The Supreme Court moved the nation’s justice system forward in 2012 by ruling that mandatory life sentences for juveniles violated the Eighth Amendment ban on cruel and unusual punishment. That, however, did not determine whether the ban on such sentences should apply retroactively to 2,000 juvenile lifers nationwide.

Juveniles are far more impulsive than adults and less equipped to grasp the consequences of their actions. Moreover, no judge or jury can predict what a 15-year-old convicted of murder will become at 35, 45 or 55.

The arguments for retroactivity are compelling. If mandatory life sentences for juveniles are considered unconstitutionally cruel, then fairness requires states to right the wrongs of the past. At issue is not whether states can impose a life sentence on a juvenile, but whether such sentences can be mandatory. Life-without-parole remains permissible for juveniles, but only after individual circumstances, including prospects for change and reform, are taken into account.

Opponents of retroactivity argue that such considerations and inquiry are too difficult, years or decades after the crime. On the contrary, a person’s ability to change – based on experience, not psychological conjecture – should become clearer years or decades later.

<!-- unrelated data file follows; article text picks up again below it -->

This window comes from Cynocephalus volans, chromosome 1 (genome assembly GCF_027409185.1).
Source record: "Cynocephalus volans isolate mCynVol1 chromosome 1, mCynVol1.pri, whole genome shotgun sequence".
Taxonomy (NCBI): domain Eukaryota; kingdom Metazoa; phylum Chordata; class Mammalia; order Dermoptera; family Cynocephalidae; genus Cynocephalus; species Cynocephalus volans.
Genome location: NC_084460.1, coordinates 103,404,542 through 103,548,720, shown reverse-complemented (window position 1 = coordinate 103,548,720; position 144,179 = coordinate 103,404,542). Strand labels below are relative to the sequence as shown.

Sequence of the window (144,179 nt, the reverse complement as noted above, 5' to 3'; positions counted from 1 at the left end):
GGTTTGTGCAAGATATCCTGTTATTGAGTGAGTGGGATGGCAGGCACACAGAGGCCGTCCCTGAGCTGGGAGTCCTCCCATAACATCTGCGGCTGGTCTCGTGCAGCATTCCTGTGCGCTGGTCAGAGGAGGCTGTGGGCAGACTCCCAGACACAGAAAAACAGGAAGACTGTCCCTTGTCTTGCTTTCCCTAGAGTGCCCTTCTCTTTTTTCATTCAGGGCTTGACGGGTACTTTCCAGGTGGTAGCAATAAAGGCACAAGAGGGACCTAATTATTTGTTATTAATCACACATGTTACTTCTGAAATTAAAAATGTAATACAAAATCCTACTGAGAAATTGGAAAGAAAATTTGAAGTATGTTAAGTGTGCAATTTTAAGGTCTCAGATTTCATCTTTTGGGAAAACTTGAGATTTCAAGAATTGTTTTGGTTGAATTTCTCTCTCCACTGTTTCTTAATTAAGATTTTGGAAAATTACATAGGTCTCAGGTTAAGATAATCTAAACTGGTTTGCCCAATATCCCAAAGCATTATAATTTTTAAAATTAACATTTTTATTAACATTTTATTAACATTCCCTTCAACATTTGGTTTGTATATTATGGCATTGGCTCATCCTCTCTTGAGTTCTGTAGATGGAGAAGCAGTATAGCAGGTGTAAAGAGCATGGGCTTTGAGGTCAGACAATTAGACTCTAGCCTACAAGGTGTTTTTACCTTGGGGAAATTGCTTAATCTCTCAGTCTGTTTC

Making the Supreme Court’s ban on mandatory life sentences retroactive would not, in itself, release a single prisoner. It would only make those who were serving such sentences before 2012 eligible for resentencing or parole.

In deciding the issue of retroactivity for all states, justices will hear an appeal this term from George Toca, who at 17 fatally shot a friend during a botched robbery in 1984 in Louisiana. By agreeing to hear arguments, the Supreme Court can take another step toward a more rational, humane and effective justice system.

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